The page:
Jori Finkel draws the battlefield between the various art fairs competing to launch in Los Angeles. Though she points out in her Los Angeles Times story that real trick is getting European galleries and collectors to fly in for the event and make it world class. Otherwise, the struggle just becomes a regional battle between local players whom she describes:
There’s MMPI, a Chicago firm that hired Gross away from the Museum of Contemporary Art’s development team to serve as director of its new venture, Art Platform — Los Angeles. MMPI already organizes seven art fairs, including the Armory Show and Art Chicago, and 77 other trade shows. Gross says his fair will take place in the L.A. Mart, an MMPI property downtown, from Sept. 30 to Oct. 3, to coincide this year with the launch of the museum-wide extravaganza “Pacific Standard Time.”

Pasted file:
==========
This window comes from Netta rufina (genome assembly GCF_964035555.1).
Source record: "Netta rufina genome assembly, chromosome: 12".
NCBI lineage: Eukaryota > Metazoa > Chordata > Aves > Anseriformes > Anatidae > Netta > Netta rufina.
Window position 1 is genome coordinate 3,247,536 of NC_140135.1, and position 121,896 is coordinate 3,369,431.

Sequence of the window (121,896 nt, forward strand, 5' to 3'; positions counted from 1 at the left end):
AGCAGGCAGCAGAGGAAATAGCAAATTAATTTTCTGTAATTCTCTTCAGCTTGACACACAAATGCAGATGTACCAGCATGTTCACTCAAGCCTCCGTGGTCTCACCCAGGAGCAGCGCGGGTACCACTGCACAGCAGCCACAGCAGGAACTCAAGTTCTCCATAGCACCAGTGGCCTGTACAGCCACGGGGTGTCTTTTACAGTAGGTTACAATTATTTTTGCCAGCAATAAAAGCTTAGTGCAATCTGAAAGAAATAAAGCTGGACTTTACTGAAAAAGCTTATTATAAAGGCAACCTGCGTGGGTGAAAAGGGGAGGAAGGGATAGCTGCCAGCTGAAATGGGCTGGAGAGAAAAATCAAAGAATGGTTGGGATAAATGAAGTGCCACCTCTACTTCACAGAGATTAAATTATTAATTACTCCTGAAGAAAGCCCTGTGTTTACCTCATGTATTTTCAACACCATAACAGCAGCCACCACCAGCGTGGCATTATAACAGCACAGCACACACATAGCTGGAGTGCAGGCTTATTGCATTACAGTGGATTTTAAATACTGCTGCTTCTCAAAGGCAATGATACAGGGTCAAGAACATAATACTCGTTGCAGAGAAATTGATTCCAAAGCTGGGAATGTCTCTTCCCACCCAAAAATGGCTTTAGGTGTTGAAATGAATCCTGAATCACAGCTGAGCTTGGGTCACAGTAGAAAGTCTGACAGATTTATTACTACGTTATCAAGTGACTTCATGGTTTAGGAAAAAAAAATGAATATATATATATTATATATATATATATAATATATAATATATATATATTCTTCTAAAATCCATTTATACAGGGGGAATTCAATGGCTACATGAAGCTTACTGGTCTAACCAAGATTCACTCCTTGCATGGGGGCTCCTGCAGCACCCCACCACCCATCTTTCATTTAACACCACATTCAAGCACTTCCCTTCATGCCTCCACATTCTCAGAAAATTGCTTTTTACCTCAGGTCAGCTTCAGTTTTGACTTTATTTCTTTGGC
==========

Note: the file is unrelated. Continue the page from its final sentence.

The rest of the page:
There’s Kim Martindale, organizer of the Los Angeles Art Show. Founded in 1995 by the Fine Art Dealers Assn. with historic strengths such as California Impressionism, it has increasingly moved into the contemporary realm, but without landing the most prestigious art galleries in that sector. Martindale now calls the fair “encyclopedic.” It’s also the largest art fair in town, drawing 114 gallery exhibitors and an opening-night crowd of 5,000 to the Los Angeles Convention Center last week.
There’s Stephen Cohen, the photography dealer who has organized Photo L.A. for 20 years and launched Art L.A. in 2005 to focus on contemporary art, involving Chinatown and Culver City galleries. That show ran for five years, at which point Cohen’s director, Tim Fleming, started his own fair, now known as Art Los Angeles Contemporary. Cohen alleges that Fleming cost him “hundreds of thousands of dollars by giving away free or discounted booths” during his employ and afterward used his fair’s name and “stole proprietary information like a VIP list.” Cohen says “a lawsuit is imminent.”
Los Angeles Is Primed; Art Fair, Please Stand Up (Los Angeles Times)